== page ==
At its heart, Song of the South is a folk tale, or rather a series of folk tales presented with a wrap-around story featuring a man named Uncle Remus. A young boy named Johnny comes with his mother to live on his grandmothers plantation when his father returns to the city to continue his work, which of course breaks Johnny and his mothers hearts. Feeling utterly abandoned and alone Johnny finds Uncle Remus, an elderly slave on the plantation that seems to have had his working days behind him and now serves as a makeshift patriarch to the slaves on the plantation. And as such Remus is known primarily as a story-teller, spinning yarns about talking animals that all seem to have more than a few human failings and which always seem to run into trouble which they have to get themselves free of. The star of many of these stories is Brer Rabbit, and the films animation focuses on this character and his run-ins with Brer Fox and Brer Bear, two animals that have been made fools by Brer Rabbit on more than one occasion and who want nothing more than to eat this rabbit and be done with him. Johnny falls in love with the stories Remus tells but can never seem to get over the loss of his father, despite Remus friendship. What does seem to cure his loneliness though is a friendship with a young boy that is, we assume, born into slavery, a poor young girl living on the plantation, and an adorable puppy the girl has given Johnny. Johnny has been forbidden to have this dog though so he tricks Remus into keeping it for him, insisting he has to or else the girls brothers will kill the poor thing (which they intend to do). When Johnnys mother finds out about it all though she has it out with Remus and, after having been told twice not to interfere with the child, he feels his usefulness has left him and he decides he must leave the plantation and essentially run away. Finding out about this Johnny chases after Remus and foolishly takes a short cut through a fenced off area that holds a bull and naturally Johnny and the bull have a meeting of the minds and Johnny loses. The plantation is heartsick with fear that Johnny, out cold and in bed being attended to by his mother, grandmother, and others, may die. But there is one soul that can bring Johnny out of the fog he is in and that is Remus and his stories of Brer Rabbit, and slowly Johnny comes to, and just in time to see his fathers arrival and to have his family together again.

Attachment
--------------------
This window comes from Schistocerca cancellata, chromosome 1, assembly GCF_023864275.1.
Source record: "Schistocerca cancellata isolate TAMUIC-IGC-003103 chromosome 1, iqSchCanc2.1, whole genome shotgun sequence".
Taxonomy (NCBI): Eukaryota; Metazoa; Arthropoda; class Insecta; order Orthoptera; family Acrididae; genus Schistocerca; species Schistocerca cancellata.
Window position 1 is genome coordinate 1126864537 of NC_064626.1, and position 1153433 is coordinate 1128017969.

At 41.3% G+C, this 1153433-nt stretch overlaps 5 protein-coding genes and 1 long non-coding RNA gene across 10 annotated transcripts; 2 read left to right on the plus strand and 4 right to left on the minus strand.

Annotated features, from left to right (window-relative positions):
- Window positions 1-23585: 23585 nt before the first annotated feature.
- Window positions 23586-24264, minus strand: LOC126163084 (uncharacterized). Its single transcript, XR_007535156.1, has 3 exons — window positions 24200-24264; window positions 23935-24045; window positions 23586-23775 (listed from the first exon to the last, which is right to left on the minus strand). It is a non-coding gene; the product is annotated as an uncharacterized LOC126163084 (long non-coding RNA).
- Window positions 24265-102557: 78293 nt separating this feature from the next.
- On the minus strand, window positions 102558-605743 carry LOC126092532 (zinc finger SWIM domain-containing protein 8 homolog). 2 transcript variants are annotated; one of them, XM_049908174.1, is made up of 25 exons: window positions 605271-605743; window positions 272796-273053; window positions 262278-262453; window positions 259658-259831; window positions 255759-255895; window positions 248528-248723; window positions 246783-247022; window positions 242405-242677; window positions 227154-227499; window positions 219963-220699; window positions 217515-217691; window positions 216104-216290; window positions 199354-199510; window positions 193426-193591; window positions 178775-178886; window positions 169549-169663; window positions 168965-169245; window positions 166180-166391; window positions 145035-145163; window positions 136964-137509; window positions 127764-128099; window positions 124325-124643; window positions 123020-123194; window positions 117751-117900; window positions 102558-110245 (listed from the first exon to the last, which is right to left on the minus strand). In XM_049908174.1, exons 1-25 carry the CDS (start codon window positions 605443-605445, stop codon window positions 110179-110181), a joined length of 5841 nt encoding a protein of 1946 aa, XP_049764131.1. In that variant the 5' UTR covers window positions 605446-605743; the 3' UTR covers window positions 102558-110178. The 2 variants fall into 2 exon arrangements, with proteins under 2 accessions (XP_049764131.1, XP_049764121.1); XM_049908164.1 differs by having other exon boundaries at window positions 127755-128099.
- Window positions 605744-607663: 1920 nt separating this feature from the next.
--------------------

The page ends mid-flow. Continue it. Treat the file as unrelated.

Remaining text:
All in all Song of the South is a very sappy, very melodramatic story about family and about what love can do. It is also about the power of stories when used as a tool to tell lessons and as a way to bring people together. And I gotta say, its a pretty neat movie. I loved it as a kid and I still love it. Its sickly sweet and grossly sentimental but that is sort of the reason you grow to like the film, as well as the fact that Remus and Brer Rabbit are such wonderful characters.